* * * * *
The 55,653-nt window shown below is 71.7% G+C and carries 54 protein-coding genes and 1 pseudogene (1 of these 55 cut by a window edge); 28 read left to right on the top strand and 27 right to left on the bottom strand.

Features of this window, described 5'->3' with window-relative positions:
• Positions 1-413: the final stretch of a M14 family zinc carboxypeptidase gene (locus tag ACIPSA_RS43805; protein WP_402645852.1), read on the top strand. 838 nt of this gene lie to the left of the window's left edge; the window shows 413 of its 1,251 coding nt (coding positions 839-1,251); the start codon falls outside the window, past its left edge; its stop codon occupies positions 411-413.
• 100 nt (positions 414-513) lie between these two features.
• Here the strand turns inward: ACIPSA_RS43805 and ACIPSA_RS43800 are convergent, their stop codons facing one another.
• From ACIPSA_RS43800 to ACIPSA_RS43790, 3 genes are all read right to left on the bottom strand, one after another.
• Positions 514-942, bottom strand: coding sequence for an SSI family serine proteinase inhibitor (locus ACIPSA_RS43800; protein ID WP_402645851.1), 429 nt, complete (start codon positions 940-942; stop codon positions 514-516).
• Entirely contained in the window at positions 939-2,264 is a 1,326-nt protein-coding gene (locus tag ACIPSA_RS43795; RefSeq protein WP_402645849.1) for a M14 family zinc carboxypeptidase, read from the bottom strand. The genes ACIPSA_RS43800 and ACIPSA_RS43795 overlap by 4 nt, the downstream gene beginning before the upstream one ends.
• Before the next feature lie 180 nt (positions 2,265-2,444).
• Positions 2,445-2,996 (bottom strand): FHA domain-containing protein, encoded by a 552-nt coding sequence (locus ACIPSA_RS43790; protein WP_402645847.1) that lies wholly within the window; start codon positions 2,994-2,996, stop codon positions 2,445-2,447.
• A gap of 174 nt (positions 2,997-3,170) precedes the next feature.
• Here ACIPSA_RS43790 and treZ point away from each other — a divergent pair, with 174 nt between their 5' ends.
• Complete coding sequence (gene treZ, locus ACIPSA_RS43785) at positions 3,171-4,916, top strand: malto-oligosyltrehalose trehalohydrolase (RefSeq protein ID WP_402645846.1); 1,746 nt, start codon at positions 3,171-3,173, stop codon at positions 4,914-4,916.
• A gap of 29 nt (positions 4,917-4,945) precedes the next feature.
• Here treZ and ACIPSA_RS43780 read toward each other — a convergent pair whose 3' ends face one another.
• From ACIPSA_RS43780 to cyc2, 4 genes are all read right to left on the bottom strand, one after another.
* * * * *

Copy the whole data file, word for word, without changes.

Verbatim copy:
The 55,653-nt window shown below is 71.7% G+C and carries 54 protein-coding genes and 1 pseudogene (1 of these 55 cut by a window edge); 28 read left to right on the top strand and 27 right to left on the bottom strand.

Features of this window, described 5'->3' with window-relative positions:
• Positions 1-413: the final stretch of a M14 family zinc carboxypeptidase gene (locus tag ACIPSA_RS43805; protein WP_402645852.1), read on the top strand. 838 nt of this gene lie to the left of the window's left edge; the window shows 413 of its 1,251 coding nt (coding positions 839-1,251); the start codon falls outside the window, past its left edge; its stop codon occupies positions 411-413.
• 100 nt (positions 414-513) lie between these two features.
• Here the strand turns inward: ACIPSA_RS43805 and ACIPSA_RS43800 are convergent, their stop codons facing one another.
• From ACIPSA_RS43800 to ACIPSA_RS43790, 3 genes are all read right to left on the bottom strand, one after another.
• Positions 514-942, bottom strand: coding sequence for an SSI family serine proteinase inhibitor (locus ACIPSA_RS43800; protein ID WP_402645851.1), 429 nt, complete (start codon positions 940-942; stop codon positions 514-516).
• Entirely contained in the window at positions 939-2,264 is a 1,326-nt protein-coding gene (locus tag ACIPSA_RS43795; RefSeq protein WP_402645849.1) for a M14 family zinc carboxypeptidase, read from the bottom strand. The genes ACIPSA_RS43800 and ACIPSA_RS43795 overlap by 4 nt, the downstream gene beginning before the upstream one ends.
• Before the next feature lie 180 nt (positions 2,265-2,444).
• Positions 2,445-2,996 (bottom strand): FHA domain-containing protein, encoded by a 552-nt coding sequence (locus ACIPSA_RS43790; protein WP_402645847.1) that lies wholly within the window; start codon positions 2,994-2,996, stop codon positions 2,445-2,447.
• A gap of 174 nt (positions 2,997-3,170) precedes the next feature.
• Here ACIPSA_RS43790 and treZ point away from each other — a divergent pair, with 174 nt between their 5' ends.
• Complete coding sequence (gene treZ, locus ACIPSA_RS43785) at positions 3,171-4,916, top strand: malto-oligosyltrehalose trehalohydrolase (RefSeq protein ID WP_402645846.1); 1,746 nt, start codon at positions 3,171-3,173, stop codon at positions 4,914-4,916.
• A gap of 29 nt (positions 4,917-4,945) precedes the next feature.
• Here treZ and ACIPSA_RS43780 read toward each other — a convergent pair whose 3' ends face one another.
• From ACIPSA_RS43780 to cyc2, 4 genes are all read right to left on the bottom strand, one after another.